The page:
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Systematic selection of model parameter values matching biological behavior under different simulation scenarios
© Smolinski et al; licensee BioMed Central Ltd. 2008
Published: 11 July 2008
In this work, we systematically explore a 12-dimensional parameter space of a 2-compartment model of the AB (anterior burster) neuron, which is one of the two cells that form the pacemaker kernel in the pyloric network in the lobster stomatogastric ganglion (STG). Our computational exploration started with a hand-tuned AB model  and systematically varied maximal conductances of membrane currents. Every parameter set for an individual model neuron was simulated and classified as functional if it produced biologically realistic bursting activity. Specifically, we were looking at the period, burst duration, spike and slow wave amplitude, number of spikes per burst, spike frequency, and after-hyperpolarization potential, which all had to be within limits determined in our physiological experiments. Furthermore, in order to be classified as "good," the models had to exhibit proper responses to STG deafferentation (i.e., neuromodulator deprivation) as well as current injections both in the presence and in the absence of neuromodulation. The above selection criteria were applied in a step-by-step fashion, meaning that only the models deemed "good" in the previous step were tested in the next. After applying all the criteria, not only have we determined that many different parameter sets performed successfully under all tested conditions, but we have also found that application of just a subset of the selection criteria was often enough to almost fully constrain the model parameters and application of additional criteria did not significantly reduce the extent of the model's solution space. In order to further analyze this "saturation effect," rather than utilizing the step-by-step approach, we have re-simulated models in our database for all testing criteria. This allowed us to draw conclusions about the relative selectiveness of particular criteria as well as to analyze overlapping regions between subsets of models that simultaneously fulfilled some, but not all, conditions. Due to this approach, we were able to pinpoint parameter values that are crucial for a proper functioning of a model under each of the simulation scenarios separately, which helps explain which maximal conductances of particular membrane currents are important for a given type of activity.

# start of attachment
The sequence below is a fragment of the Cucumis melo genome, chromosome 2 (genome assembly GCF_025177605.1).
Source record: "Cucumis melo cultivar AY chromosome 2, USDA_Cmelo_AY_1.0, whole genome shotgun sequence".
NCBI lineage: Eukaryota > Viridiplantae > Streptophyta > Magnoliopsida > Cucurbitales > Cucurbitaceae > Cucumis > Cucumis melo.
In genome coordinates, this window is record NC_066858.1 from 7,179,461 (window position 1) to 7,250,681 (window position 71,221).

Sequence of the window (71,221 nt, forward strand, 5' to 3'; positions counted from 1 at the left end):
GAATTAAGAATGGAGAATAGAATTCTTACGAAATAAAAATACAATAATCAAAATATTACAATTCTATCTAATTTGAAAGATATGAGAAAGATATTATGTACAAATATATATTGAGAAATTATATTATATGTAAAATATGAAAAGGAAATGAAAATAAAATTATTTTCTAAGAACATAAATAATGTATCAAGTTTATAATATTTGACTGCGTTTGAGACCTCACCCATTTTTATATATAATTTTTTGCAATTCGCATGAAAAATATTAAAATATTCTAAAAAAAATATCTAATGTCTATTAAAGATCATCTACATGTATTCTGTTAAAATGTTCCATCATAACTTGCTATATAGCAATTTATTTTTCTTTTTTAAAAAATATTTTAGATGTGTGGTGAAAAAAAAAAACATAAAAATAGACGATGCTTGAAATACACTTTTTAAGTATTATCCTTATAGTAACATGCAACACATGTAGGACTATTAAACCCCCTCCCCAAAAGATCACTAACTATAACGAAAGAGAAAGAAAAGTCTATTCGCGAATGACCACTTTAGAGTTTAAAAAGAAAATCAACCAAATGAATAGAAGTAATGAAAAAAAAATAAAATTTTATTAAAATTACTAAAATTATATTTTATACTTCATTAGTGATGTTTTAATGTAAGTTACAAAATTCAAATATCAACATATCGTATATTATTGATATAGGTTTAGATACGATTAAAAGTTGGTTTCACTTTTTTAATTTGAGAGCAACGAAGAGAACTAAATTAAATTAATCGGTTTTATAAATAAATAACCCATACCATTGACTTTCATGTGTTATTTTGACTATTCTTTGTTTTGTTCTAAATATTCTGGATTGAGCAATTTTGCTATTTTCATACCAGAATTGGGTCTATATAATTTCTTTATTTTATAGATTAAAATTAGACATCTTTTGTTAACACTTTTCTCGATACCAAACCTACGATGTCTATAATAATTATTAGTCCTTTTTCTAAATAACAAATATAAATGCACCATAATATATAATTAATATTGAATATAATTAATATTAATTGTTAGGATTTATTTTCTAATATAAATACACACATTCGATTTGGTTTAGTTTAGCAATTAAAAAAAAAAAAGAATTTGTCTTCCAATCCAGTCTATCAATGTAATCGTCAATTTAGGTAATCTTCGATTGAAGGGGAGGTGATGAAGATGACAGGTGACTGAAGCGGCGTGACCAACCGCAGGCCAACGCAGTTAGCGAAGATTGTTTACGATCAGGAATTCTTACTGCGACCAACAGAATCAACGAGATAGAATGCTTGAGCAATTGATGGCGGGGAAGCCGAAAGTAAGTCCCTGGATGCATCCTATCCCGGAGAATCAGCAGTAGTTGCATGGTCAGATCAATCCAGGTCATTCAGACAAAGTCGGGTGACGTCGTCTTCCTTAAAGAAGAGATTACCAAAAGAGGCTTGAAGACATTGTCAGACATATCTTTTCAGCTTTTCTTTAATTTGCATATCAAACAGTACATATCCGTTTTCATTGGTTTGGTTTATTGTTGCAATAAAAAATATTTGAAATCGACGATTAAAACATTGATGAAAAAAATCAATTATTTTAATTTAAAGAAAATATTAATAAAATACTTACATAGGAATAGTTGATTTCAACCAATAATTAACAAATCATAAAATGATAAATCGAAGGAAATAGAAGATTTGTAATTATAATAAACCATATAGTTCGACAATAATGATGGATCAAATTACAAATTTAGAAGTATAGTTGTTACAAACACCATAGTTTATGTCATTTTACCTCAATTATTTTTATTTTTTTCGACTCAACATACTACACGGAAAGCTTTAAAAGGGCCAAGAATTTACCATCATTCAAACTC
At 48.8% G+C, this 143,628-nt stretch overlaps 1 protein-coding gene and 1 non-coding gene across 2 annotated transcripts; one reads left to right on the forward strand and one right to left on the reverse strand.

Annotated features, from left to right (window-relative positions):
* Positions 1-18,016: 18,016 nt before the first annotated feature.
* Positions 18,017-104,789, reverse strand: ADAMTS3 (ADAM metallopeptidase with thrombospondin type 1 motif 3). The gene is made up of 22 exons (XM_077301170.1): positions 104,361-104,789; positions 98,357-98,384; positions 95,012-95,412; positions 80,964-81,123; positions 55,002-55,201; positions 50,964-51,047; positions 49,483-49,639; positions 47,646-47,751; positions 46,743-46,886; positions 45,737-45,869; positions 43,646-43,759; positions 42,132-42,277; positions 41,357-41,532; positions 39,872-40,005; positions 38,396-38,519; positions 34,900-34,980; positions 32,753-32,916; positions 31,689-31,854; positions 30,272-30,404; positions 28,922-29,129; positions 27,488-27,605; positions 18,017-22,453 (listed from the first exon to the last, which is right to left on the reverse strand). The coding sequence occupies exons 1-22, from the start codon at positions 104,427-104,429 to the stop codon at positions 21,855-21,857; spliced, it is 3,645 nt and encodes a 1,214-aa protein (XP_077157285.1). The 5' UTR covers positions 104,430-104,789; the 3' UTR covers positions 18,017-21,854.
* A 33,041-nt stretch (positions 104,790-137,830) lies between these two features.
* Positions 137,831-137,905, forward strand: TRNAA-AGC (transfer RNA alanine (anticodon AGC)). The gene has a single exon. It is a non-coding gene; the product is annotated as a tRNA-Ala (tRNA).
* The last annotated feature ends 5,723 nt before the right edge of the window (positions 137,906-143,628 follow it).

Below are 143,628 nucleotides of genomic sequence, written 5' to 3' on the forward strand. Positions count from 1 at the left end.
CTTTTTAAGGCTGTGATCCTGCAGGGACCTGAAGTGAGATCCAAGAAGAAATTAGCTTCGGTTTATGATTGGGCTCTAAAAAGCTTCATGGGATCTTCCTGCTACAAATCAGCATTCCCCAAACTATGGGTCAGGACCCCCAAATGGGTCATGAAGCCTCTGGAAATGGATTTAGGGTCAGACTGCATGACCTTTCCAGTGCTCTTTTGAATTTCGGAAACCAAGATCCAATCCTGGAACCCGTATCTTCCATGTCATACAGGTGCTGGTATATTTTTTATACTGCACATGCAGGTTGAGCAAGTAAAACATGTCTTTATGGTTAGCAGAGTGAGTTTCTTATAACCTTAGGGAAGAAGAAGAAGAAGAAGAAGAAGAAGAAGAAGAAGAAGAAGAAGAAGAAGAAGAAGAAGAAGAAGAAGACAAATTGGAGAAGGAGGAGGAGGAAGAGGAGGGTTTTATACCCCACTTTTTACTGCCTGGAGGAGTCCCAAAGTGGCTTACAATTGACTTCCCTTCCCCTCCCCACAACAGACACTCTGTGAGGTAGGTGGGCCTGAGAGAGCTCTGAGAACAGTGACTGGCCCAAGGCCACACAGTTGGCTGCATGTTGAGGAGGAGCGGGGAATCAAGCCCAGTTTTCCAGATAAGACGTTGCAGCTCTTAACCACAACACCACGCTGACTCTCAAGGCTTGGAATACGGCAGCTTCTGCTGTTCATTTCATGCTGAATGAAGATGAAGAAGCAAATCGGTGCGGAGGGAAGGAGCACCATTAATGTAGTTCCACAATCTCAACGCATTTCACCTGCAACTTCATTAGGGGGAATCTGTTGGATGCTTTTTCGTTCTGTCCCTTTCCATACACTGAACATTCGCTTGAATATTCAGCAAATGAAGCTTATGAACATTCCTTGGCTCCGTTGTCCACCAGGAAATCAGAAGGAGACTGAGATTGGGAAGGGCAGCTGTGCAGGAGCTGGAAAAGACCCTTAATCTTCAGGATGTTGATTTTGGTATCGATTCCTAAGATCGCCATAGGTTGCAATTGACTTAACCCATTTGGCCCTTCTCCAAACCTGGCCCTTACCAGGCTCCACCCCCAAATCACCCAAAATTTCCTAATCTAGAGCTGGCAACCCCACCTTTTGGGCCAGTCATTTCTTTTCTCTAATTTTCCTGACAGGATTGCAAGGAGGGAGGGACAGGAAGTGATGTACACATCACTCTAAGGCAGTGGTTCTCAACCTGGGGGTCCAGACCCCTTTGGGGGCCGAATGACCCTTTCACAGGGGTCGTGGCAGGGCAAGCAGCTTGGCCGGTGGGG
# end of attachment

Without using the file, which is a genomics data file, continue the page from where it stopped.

Support contributed by: Burroughs-Wellcome Fund CASI Award to AAP. NIH MH60605 to FN.
This article is published under license to BioMed Central Ltd.